“Yeah your blog is great, come have a look at mine”

I was reading Dale Carnegies “How to Win Friends and Influence People”, although the book is dated in many ways, it still has golden nuggets of relevance. In one of the chapters Carnegie absolutely demolishes a business enquiry letter where the writer has contacted a potential client talking about everything they want and not once taken into consideration the potential customers needs.

The same is the approach for asking for someone to look at your blog. As soon as I read that statement I thought “Why should I?”

Take the Dale Carnegie advice – next time you are wanting others to look at your blog think about the needs of users. So for example if I wanted people to look at my blog – The Manifesto of Perfection, I would say

“I write a blog called the Manifesto of Perfection, it is focused on self-improvement and goal setting. I particularly focus on the topics of Fitness and Career – it is from a personal point of view and I hope it inspires other to make improvements in their life.”

Although my blog is very personal and essentially about me, I have made statements to angle it towards a person’s personal interests. So if there is anyone else who reads who is interested in self-improvement they are probably more likely to click than if I had said

“I have written a blog about myself, come have a look”

And as a footnote on the original request.

“Yeah your blog is great, come have a look at mine

The final issue is the wording – from the “Yeah” which sounds like the person isn’t really interested to the “come have a look at mine” which is irritatingly demanding and bossy. The thing with the written word is that it is a powerful thing, it can portray all sorts of things in the individual. In this case the person came off as rude.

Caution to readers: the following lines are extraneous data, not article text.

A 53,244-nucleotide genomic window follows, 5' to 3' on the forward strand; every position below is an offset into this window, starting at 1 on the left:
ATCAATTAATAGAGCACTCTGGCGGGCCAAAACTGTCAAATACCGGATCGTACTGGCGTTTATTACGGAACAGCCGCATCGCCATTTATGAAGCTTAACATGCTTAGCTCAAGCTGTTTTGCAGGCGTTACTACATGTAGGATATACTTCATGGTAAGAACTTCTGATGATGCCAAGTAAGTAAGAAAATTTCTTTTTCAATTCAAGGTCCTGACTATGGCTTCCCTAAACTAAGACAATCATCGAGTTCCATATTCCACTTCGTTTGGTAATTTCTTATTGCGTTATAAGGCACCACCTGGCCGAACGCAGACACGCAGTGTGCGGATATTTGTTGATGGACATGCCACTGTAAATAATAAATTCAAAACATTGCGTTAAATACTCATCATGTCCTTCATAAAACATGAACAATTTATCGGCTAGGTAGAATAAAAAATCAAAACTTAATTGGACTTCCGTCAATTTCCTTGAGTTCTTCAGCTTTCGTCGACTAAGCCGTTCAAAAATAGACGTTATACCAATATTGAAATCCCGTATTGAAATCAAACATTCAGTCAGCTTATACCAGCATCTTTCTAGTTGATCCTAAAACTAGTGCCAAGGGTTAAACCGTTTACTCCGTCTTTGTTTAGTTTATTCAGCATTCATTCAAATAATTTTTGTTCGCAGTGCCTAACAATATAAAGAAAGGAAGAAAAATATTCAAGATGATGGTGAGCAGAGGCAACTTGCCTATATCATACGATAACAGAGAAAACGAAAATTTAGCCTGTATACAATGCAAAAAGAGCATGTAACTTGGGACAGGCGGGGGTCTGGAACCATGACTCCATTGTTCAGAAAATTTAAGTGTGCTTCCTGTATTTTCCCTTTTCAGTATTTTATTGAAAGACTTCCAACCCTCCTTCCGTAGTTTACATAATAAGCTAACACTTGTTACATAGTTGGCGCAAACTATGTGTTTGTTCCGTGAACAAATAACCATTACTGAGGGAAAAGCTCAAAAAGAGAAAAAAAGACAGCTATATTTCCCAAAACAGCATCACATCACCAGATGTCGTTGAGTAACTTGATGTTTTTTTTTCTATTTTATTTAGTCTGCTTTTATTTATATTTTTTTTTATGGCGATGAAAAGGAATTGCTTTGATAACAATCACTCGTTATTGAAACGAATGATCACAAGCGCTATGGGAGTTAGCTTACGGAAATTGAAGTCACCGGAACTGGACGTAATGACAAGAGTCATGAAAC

It’s important to reiterate how you word a request for someone to view your writing, because if you are a blogger or an aspiring writer your language is everything. If you portray yourself poorly in writing a simple request, it could easily be that your blog writing is just as poor.

Language and grammar is everything

It also helps to have some manners – include pleases and thank you’s, it can also be helpful to add sentences like “if you could spare a minute of your time to look at my blog and provide some feedback” because that is showing that you are considerate and recognise that the viewers time is precious – even if you don’t say what your blog is about, if you have personally requested I view your blog I will do it because you have asked nicely.

Lesson: manners maketh the (wo)man

So thank you dear reader for your time – I realise I have probably written way too much on a small annoyance of mine, but if one person gets the point, my little rant was worth it.

Important note: this post is written with an assumption that the site owner is accepting invites to check out other blogs.

Always apply a bit of social intelligence – focus on commenting on the posts content, not plugging your blog.

From my experience 80% will check you out if you give a response with quality and value.


49 thoughts on “Blogging Etiquette: How do you ask someone to view your blog?

  1. A great to a starter. this is filled with some brilliant strategies to be kept in mind while publishing a blog reach more people. Will be happy to follow these. Thanks for sharing such good information.

    Liked by 1 person